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Bloomberg's next ban? Cigarette displays in stores

Posting in Cities

New York City Mayor Michael Bloomberg is famous for instituting bans that other politicians wouldn't dare make. He's banned smoking in all kinds of public spaces ranging from restaurants and bars to city parks, prohibited foods containing artificial trans fats, and tried to ban super-sized sodas (though a judge recently struck that down).

But as if to show that the latest defeat has left him undeterred, the billionaire mayor introduced new legislation Monday to ban New York City stores from displaying cigarettes and to make penalties on the smuggling and selling of illegal cigarettes even harsher.

At a news conference revealing his proposal, Bloomberg said that such a law would make the Big Apple the first city in the nation to outlaw the display of tobacco products. He also cited statistics showing that smoking is one of the top causes of preventable deaths; 7,000 New Yorkers die from it a year.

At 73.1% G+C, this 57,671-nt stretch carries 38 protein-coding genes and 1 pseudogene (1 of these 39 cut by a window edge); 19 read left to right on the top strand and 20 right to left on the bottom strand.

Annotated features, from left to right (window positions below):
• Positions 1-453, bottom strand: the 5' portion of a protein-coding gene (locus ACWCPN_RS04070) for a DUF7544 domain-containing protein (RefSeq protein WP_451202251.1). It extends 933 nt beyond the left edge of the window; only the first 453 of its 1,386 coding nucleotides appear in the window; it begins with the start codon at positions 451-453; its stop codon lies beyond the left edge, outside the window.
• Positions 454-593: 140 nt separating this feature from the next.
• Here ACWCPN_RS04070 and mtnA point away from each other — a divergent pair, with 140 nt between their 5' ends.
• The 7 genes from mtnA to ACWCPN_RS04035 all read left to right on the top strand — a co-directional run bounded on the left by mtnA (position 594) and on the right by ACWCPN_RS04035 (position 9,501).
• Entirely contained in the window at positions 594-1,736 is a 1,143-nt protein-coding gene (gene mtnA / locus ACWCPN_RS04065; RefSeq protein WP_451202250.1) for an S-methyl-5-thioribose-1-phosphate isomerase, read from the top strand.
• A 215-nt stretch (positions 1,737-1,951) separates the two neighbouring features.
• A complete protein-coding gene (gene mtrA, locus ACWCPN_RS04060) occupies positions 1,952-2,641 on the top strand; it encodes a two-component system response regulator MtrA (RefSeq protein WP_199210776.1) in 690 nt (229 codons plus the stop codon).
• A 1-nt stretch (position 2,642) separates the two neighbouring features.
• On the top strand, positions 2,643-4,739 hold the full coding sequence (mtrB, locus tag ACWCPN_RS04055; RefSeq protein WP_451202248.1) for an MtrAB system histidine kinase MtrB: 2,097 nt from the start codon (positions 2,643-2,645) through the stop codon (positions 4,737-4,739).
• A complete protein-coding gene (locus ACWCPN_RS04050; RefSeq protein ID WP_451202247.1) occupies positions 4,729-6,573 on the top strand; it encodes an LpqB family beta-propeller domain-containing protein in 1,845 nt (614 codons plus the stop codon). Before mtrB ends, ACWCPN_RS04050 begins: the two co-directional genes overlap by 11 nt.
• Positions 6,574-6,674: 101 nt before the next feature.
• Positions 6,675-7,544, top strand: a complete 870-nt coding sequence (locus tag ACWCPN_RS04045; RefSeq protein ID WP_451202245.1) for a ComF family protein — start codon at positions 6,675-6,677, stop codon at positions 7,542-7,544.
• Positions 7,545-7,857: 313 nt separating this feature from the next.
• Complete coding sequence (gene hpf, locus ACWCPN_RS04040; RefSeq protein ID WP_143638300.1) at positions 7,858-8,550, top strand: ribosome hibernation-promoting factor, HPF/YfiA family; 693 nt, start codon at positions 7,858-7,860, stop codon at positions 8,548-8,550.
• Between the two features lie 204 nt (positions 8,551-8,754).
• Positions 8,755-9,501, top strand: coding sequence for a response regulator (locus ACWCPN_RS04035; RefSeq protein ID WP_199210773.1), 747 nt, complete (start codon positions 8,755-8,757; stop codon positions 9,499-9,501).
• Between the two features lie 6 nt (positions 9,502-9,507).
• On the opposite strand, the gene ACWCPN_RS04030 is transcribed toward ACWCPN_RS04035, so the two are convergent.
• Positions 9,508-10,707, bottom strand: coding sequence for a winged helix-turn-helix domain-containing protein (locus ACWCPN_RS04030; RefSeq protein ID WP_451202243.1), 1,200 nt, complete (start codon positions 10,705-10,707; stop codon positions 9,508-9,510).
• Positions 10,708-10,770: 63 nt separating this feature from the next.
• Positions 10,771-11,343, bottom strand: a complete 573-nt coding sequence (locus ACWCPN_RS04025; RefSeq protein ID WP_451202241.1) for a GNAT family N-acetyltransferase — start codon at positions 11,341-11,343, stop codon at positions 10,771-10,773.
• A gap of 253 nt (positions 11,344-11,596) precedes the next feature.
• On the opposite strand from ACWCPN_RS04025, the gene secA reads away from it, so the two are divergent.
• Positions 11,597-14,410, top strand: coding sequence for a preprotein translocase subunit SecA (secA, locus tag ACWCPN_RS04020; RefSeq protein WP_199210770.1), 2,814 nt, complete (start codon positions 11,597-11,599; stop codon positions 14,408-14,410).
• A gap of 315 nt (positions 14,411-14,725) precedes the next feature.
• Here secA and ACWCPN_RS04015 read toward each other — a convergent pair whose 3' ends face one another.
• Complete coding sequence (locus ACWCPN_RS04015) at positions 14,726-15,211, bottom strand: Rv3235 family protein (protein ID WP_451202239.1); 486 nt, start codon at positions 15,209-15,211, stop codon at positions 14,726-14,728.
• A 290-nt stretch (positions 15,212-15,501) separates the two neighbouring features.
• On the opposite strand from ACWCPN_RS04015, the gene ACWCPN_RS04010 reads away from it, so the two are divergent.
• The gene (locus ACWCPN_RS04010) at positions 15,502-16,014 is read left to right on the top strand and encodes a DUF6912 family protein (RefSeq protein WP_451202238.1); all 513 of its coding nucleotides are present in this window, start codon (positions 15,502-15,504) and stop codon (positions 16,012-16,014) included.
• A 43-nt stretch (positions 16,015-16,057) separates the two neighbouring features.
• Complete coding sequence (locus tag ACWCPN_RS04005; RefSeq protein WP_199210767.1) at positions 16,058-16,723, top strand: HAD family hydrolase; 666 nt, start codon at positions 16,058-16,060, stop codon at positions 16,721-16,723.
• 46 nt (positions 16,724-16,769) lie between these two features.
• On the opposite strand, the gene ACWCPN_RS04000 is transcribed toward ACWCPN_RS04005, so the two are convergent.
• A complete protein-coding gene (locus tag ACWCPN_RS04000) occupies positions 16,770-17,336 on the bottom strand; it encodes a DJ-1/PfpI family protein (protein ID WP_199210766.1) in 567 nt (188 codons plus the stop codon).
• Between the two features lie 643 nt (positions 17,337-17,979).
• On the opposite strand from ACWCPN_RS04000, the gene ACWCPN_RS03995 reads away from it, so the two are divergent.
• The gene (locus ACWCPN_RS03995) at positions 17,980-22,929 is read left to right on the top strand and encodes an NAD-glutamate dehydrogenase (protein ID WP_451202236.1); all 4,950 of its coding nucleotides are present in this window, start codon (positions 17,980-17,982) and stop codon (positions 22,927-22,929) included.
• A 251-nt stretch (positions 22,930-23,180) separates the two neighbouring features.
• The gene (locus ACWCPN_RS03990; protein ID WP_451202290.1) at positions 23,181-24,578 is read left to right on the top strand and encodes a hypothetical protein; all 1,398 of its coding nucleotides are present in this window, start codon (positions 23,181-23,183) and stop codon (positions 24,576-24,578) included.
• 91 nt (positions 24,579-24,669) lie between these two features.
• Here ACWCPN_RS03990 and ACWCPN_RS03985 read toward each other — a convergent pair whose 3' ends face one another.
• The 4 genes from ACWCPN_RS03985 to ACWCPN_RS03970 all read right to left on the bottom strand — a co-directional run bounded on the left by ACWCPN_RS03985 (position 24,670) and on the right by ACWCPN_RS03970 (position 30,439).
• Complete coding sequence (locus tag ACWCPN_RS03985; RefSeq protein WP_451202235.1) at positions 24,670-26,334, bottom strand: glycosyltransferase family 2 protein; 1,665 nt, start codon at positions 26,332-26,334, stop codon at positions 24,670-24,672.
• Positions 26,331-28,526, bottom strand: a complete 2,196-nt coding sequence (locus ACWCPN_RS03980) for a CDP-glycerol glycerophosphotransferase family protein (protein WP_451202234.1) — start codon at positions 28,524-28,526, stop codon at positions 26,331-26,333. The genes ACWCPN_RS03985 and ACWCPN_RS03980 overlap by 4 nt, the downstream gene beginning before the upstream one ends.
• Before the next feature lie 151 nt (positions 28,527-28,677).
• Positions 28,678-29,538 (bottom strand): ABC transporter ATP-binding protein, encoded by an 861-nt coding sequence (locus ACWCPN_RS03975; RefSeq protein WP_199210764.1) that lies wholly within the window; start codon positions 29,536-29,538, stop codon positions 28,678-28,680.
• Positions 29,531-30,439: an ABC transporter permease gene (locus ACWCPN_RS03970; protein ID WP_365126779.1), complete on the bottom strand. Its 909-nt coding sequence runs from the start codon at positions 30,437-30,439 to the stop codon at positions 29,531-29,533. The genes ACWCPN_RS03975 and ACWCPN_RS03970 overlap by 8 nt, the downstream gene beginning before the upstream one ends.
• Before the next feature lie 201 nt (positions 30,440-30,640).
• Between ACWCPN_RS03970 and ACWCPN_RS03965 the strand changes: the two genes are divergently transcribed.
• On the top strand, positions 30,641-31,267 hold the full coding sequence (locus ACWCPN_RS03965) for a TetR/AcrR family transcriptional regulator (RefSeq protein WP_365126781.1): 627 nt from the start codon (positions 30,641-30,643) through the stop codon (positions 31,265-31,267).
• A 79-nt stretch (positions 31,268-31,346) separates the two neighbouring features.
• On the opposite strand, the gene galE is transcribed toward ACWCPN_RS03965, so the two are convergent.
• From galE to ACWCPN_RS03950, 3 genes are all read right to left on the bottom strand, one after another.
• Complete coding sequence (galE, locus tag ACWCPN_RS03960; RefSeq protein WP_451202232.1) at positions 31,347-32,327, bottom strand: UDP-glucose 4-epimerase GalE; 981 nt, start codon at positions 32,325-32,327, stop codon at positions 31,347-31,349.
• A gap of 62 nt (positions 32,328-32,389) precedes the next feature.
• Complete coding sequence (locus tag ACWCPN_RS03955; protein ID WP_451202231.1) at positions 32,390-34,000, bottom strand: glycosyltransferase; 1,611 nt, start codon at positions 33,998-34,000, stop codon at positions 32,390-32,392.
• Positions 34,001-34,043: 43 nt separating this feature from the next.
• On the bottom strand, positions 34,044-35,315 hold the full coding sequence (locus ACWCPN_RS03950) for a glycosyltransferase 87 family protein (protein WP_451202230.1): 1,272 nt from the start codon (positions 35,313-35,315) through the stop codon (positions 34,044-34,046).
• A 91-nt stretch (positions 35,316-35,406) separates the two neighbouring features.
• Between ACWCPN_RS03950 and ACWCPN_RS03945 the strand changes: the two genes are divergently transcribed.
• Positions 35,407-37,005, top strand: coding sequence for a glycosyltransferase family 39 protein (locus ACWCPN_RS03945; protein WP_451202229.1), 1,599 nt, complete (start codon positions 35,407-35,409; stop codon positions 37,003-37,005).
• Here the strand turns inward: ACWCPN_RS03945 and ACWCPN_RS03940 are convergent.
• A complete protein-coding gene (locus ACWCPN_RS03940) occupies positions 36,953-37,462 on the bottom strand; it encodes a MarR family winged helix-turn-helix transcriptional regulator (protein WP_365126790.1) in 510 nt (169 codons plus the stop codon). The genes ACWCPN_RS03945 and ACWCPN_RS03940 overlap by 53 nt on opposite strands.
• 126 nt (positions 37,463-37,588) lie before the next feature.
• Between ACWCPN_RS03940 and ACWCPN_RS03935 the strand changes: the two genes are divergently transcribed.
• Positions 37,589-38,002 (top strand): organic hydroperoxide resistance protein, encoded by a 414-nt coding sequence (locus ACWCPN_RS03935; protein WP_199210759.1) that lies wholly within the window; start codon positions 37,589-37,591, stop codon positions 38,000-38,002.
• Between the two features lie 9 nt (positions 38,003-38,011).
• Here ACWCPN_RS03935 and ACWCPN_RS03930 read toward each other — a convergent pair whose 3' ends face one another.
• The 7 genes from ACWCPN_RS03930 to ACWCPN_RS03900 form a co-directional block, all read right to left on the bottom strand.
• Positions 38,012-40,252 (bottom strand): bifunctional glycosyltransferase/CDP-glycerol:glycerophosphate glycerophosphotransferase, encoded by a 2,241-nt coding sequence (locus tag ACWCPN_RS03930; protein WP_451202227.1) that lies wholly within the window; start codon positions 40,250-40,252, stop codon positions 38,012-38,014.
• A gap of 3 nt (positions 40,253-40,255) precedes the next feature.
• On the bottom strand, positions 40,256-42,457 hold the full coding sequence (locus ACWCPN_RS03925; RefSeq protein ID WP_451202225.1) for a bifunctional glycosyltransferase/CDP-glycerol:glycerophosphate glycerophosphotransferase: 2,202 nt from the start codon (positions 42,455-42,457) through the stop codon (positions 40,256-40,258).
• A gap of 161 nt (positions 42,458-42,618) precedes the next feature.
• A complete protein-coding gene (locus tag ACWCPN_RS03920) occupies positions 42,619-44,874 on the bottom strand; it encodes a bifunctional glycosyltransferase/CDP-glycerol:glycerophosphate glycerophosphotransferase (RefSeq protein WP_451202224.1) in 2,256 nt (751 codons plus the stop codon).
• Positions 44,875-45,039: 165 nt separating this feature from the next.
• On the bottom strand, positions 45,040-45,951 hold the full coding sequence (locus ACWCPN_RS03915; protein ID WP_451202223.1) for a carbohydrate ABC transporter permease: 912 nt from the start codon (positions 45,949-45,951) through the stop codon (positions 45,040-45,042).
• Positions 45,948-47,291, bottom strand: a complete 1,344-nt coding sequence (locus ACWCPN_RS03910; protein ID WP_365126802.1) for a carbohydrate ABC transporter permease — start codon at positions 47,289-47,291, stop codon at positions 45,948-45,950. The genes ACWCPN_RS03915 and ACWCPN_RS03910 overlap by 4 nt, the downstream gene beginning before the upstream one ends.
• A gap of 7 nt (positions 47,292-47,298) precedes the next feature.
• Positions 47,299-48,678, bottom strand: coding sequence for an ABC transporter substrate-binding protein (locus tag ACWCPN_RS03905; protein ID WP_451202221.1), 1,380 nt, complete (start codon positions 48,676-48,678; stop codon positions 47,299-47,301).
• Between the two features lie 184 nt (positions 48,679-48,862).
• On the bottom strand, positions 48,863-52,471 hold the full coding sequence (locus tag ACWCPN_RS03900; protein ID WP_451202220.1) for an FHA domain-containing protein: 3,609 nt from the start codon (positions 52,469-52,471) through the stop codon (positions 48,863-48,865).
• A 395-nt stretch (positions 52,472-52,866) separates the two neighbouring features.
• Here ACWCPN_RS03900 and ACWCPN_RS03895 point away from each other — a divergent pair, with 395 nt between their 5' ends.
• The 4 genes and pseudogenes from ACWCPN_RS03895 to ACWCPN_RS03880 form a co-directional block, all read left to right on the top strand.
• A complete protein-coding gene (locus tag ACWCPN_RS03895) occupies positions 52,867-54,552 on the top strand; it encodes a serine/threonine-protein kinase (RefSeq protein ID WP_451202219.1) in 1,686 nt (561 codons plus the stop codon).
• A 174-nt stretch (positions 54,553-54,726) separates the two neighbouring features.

His anti-smoking measures seem to be having an effect. After the ban on smoking in public places, the adult smoking rate dropped from almost 22% to less than 15%.

But this latest move could draw some resistance, especially from the owners of bodegas and other small stores, where cigarettes are often used to line the walls and also account for a large percentage of sales, along with lottery tickets and bottled water.

And as for the recent defeat of the soda ban? His administration is appealing it.

What do you think? Are Bloomberg's public health bans a good idea, or do you think these measures hurt business or impinge on individual freedom too much?

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via: The New York Times

photo: © 2011 Britta Heise/Flickr

— By on March 18, 2013, 10:53 AM PST

Laura Shin

Features Editor

Laura Shin has been published in The New York Times, The Wall Street Journal and The Los Angeles Times, and is currently a contributor at Forbes. Previously, she worked at Newsweek, the New York Times, Wall Street Journal and LearnVest. She holds degrees from Stanford University and Columbia University's Graduate School of Journalism. Follow her on Twitter. Disclosure